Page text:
Francis of the Filth: The Power is in Your Blood

Deoxyribonucleic acid, also known as DNA, is the fuel for life as we know it. The more chromosomes a creature has, the more complex they are with humans maxing out at 44. This ninth grade Biology lesson is torn asunder by George Miller in his 2017 work “Francis of the Filth.” An entry into the “Do what?” subgenre of science fiction, “Francis of the Filth” will pull you in by your chromosomes on Mr. Toad’s merry ride of buffoonery.

Centering around the eponymous Francis, a child discovered in a sewer in Indonesia, most of the plot takes place (in Earth-time) not long after the end of World War II. Francis, known for most of the book as Frank, is a natural-born genius with a strange genetic history and a penchant for self-obsessed scientific endeavors. Upon seemingly diagnosing himself with some new virulent variation of cancer involving the rapid multiplication of chromosomes in place of mere cells, our hero naturally finds himself transported into the world between worlds. He is confronted by a character by the name of “Pink Guy”, and together with a swiftly assembled band of ragtag followers he sets off to do chromosomal combat with the feared Lord Chin Chin.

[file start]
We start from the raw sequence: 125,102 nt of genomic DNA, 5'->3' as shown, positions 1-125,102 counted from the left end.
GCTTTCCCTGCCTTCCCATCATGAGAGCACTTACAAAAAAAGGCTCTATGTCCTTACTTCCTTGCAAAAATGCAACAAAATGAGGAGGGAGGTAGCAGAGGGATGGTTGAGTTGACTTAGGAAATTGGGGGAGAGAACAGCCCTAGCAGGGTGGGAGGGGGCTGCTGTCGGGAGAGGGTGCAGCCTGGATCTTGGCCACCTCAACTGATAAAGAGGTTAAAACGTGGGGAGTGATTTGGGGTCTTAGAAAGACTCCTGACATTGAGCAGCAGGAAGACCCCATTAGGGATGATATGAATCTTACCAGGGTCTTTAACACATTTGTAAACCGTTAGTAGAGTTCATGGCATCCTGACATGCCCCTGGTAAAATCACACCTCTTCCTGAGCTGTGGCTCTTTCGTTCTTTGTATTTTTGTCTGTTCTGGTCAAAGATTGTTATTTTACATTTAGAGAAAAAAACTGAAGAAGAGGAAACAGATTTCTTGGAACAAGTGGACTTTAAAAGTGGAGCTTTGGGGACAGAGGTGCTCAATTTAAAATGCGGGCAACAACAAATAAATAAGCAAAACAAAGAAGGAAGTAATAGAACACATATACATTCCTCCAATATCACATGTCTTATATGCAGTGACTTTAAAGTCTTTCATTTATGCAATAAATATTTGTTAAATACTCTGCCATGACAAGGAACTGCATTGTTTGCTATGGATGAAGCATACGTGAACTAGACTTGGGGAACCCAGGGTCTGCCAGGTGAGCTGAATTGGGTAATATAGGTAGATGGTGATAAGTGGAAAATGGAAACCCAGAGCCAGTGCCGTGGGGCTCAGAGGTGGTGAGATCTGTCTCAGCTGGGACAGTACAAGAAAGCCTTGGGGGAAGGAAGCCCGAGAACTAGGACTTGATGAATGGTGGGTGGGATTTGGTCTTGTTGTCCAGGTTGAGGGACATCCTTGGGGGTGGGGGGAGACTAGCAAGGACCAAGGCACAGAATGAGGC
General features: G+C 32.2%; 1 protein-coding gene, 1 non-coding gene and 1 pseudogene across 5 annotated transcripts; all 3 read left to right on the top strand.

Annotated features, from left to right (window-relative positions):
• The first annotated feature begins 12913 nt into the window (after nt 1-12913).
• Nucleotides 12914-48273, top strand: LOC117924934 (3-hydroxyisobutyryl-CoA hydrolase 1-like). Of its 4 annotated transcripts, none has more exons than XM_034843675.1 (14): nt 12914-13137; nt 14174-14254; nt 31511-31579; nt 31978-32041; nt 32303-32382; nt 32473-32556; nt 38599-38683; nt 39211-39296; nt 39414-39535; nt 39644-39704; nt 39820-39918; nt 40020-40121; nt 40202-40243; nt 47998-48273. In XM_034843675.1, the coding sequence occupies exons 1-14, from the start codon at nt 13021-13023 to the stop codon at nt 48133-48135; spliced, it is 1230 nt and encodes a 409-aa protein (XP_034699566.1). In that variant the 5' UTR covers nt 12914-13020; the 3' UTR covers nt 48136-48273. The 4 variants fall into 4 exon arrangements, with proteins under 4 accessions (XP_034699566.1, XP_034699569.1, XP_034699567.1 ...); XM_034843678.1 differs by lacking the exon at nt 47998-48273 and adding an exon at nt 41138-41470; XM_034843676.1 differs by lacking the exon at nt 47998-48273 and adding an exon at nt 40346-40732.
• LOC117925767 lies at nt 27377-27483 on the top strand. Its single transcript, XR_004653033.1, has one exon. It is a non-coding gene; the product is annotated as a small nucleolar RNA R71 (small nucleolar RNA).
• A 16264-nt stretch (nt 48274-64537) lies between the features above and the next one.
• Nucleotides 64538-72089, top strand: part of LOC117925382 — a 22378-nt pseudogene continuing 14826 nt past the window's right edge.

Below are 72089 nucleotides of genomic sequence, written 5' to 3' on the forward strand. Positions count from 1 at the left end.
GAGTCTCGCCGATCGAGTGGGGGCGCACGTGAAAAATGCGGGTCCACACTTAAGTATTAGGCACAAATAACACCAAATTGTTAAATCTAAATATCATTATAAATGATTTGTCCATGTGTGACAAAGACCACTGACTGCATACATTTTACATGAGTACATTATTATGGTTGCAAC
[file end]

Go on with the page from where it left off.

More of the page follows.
This is a tremendously creative book in both its premise and its execution. The very idea of using raw chromosomes as a source of power is certain to titillate even the most cynical of hard sci-fi fans. It’s quite similar to if Lewis Carroll went on a road trip with Hunter S Thompson and then wrote a science fiction novel. The story takes place in multiple dimensions, dealing with a myriad of bizarre characters and even more bizarre circumstances. It leaves the reader guessing as to what could happen next in terms of sheer literary novelty.

The book’s style, however, could also be its downfall. Simply put it is a very bizarre and off-color read, often to the point of being ludicrously over-the-top. In its efforts to baffle the reader with perplexing characters and unconventional dialogue, it often comes across as a bit forced. It’s as if Miller is trying too hard to write a weird and unorthodox book and in some places the writing seems to lose its sincerity. Less can certainly be more when it comes to pushing the envelope.

Despite its shortcomings, “Francis of the Filth” is still a decent read for those with a taste for something a bit different. If one can look past the occasionally sophomoric dialogue and incessantly strange themes, it’ll certainly entertain. Just be sure to count your chromosomes when you’re done, because Lord Chin Chin might be watching.

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